The company has a number of strategic partnerships with the likes of PayPal (PYPL) Conferma Pay, and Shopee (SE) designed to expand the firm’s reach. In the 90 days leading up to the last quarterly report, Visa signed deals with Yandex (YNDX), WIng (WING), PAYCO, Naranja X and Easypaisa to continue to expand its global reach..
Valuation And Dividend
The current share price for Visa is $202.02. The current PE is 45.07, the forward PE is 29.94, and the PEG is 3.75.
The 12 month target of 29 analysts is $222.71. The 12 analysts rating V after the last earnings report have a target of $231.25
The 5 year dividend growth rate is 19.53%. The payout ratio is 23.50% and the current yield hovers near .60%.
Seeking Alpha’s Factor Grades provides a valuation score of C-. I have a valuation system that utilizes a number of valuation metrics to arrive at valuation range. My system rates Visa’s valuation as a D+.
Visa operates solely as a payment processor. Consequently, it is immune to much of the risk inherent in the lending operations of its peer group. This business model has led to consistent 50% plus profit margins.
Its vast network of users and merchants results in a competitive advantage that cannot be easily surmounted. The company has taken a number of steps to adopt the contactless system of payments, thereby assuring that it will not fall victim to the prevailing macrotrends.
However, 85% of global transactions still use cash as a form of payment. That provides Visa with a long growth runway as it relentlessly expands its operations across the globe.
There can be little doubt that Visa will continue to grow at a marked pace as it takes advantage of these opportunities.
I have but two concerns regarding an investment in the company at this juncture.
The first, referenced in this article, is the loss of revenue from the drop in international transactions and the projected slow rate of recovery in the tourism and business travel industries in coming years.
The second is the company’s current valuation
With all this in mind, I rate Visa as a HOLD.
One Last Word
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This article was written by
Chuck Walston is a U.S. Army veteran and a retired law enforcement officer with approximately 20 years of experience as a retail investor. He focuses on dividend stocks and concentrates on companies with competitive advantages and strong balance sheets.
Chuck is a contributing author for the investing group The Dividend Kings which focuses on helping investors safeguard and grow their money in all market conditions through the highest-quality dividend investments. Features include: 13 model portfolios, buy ideas, company research reports, and a thriving chat community for readers looking to learn how to invest more intelligently in dividend stocks. Learn More.
Analyst’s Disclosure: I/we have no positions in any stocks mentioned, and no plans to initiate any positions within the next 72 hours. I wrote this article myself, and it expresses my own opinions. I am not receiving compensation for it (other than from Seeking Alpha). I have no business relationship with any company whose stock is mentioned in this article.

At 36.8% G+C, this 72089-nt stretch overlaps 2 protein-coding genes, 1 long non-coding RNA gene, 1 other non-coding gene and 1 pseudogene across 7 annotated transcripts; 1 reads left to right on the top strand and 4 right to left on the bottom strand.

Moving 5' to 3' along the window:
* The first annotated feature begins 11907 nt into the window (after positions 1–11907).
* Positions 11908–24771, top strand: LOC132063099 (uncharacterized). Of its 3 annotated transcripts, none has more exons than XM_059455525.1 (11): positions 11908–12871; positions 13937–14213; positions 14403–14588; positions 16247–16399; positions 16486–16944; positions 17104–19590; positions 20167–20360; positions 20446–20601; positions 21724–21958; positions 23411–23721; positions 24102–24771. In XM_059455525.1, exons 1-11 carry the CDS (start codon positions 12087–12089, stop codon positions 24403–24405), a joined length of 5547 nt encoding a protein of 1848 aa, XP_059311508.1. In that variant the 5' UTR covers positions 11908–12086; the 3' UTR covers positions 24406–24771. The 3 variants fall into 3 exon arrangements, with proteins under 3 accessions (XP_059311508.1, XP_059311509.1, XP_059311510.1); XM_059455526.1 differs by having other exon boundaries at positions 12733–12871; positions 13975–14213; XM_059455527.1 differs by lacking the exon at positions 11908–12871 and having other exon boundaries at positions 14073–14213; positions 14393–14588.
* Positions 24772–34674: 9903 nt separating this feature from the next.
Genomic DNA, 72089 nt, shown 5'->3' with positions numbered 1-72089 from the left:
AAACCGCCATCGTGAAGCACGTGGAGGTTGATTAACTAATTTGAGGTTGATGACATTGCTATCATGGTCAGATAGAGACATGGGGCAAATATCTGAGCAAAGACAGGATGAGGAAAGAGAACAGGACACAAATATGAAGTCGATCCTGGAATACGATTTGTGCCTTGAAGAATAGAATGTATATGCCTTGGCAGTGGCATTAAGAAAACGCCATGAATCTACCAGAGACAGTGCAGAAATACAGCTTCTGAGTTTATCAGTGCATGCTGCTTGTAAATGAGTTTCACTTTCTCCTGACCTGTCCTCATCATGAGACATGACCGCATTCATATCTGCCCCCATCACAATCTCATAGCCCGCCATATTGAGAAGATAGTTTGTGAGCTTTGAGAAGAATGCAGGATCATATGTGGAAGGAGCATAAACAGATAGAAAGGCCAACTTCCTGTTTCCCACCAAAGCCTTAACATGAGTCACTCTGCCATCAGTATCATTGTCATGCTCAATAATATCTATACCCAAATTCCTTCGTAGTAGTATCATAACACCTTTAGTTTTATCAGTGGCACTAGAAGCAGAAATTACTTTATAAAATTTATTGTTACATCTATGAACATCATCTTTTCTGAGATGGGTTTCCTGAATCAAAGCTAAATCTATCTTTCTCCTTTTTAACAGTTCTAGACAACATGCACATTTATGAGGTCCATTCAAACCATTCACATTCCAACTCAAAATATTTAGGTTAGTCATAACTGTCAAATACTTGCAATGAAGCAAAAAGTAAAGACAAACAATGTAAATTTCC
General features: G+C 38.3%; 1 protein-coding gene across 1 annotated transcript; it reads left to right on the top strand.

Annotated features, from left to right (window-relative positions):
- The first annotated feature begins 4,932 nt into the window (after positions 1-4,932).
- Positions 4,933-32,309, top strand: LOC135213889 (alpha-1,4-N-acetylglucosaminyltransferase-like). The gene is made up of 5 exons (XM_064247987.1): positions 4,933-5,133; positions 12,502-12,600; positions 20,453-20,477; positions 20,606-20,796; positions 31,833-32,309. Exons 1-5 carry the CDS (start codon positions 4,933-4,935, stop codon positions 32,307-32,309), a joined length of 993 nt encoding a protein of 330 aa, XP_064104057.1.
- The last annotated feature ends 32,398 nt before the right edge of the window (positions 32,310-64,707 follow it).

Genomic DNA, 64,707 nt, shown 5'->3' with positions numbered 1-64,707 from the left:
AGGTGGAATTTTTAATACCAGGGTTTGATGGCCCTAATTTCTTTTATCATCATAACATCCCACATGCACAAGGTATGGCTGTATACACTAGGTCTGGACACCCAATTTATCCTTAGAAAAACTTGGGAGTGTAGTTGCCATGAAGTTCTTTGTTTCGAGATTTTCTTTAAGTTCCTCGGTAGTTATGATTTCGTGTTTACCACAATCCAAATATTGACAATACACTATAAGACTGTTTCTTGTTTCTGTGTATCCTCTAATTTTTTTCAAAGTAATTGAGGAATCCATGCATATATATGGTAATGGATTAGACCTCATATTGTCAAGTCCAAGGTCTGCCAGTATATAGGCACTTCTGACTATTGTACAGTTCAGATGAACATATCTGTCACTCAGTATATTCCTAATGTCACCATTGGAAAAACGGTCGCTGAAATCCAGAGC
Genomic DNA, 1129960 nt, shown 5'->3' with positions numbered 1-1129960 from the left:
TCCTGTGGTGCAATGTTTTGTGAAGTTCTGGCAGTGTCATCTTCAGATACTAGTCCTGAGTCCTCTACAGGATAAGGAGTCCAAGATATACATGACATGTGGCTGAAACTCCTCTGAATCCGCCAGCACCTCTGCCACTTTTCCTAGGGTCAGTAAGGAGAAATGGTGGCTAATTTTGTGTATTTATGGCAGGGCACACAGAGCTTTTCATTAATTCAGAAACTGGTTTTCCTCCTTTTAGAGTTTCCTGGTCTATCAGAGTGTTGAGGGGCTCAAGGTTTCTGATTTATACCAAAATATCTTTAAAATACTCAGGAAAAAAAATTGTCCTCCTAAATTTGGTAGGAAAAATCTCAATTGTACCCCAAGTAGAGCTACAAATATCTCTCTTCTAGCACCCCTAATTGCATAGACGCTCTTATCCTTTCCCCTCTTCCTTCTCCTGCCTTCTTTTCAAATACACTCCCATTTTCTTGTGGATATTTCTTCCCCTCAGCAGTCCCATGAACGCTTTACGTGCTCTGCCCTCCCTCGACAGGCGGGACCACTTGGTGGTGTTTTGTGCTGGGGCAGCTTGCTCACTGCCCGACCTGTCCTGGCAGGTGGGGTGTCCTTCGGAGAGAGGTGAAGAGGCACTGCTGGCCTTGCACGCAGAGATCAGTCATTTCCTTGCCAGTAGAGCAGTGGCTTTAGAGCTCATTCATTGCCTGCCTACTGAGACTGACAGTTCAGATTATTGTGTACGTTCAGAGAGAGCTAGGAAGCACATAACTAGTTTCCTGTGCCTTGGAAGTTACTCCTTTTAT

I have no formal training in investing. All articles are my personal perspective on a given prospective investment and should not be considered as investment advice. Due diligence should be exercised, and readers should engage in additional research and analysis before making their own investment decision. All relevant risks are not covered in this article. Readers should consider their own unique investment profile and consider seeking advice from an investment professional before making an investment decision.
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As a seasoned investor with a focus on dividend stocks and roughly 20 years of experience as a retail investor, I've honed my expertise by concentrating on companies with competitive advantages and robust balance sheets. Throughout my investing journey, I've developed a keen eye for spotting investment opportunities and understanding market dynamics.
Now, let's delve into the concepts used in the provided article about Visa Inc. (NYSE:V):
Free Cash Flow and Shareholder Returns:
- The article mentions that Visa returned 90% of its free cash flow through dividends and stock buybacks over the last three years. This indicates a commitment to rewarding shareholders and efficient capital allocation.
- Visa boasts double-digit annual earnings growth over the past decade, showcasing the company's ability to consistently increase its profitability.
- The article notes a remarkable profit margin of roughly 50% for Visa, highlighting the company's efficiency in converting revenue into profit.
- Visa's stock has shown an annualized return of approximately 28% over the last decade, reflecting strong market performance and investor confidence.
- Visa generated $10.4 billion in FY 2012 and now exceeds $10.8 billion in net income, emphasizing its sustained growth and financial strength.
- The article discusses the impact of COVID-19 on Visa's cross-border revenue, citing a drop due to travel restrictions affecting international transaction fees.
- Visa operates as a member of an oligopoly, processing a substantial portion of global purchase transactions and holding over 50% of the market share in various regions.
Barriers to Entry:
- Visa's large merchant network, extensive infrastructure, and global footprint create high barriers to entry in the industry, making it difficult for new competitors to replicate its offerings.
- The article emphasizes Visa's advantageous position to profit from the growth of e-commerce, with statistics indicating a surge in online retail transactions.
- Visa's strategic focus on contactless payments, as evidenced by partnerships and the adoption of tap-to-pay operations, aligns with the evolving trends in consumer payment preferences.
Global Growth Prospects:
- The article mentions Visa's strategic partnerships with various companies globally, underlining its efforts to expand its reach and tap into emerging markets.
Valuation and Dividend Metrics:
- The article provides various valuation metrics for Visa, including PE ratios, dividend growth rate, and the company's dividend yield, offering insights into its current market valuation.
- The author expresses two concerns – the impact of the drop in international transactions due to COVID-19 and the company's current valuation, indicating a balanced and cautious perspective on Visa as an investment.
In conclusion, Visa appears as a compelling investment opportunity based on its financial performance, market dominance, and strategic positioning in the evolving landscape of digital payments. However, potential challenges, such as the impact of the ongoing pandemic and valuation considerations, warrant careful consideration for investors.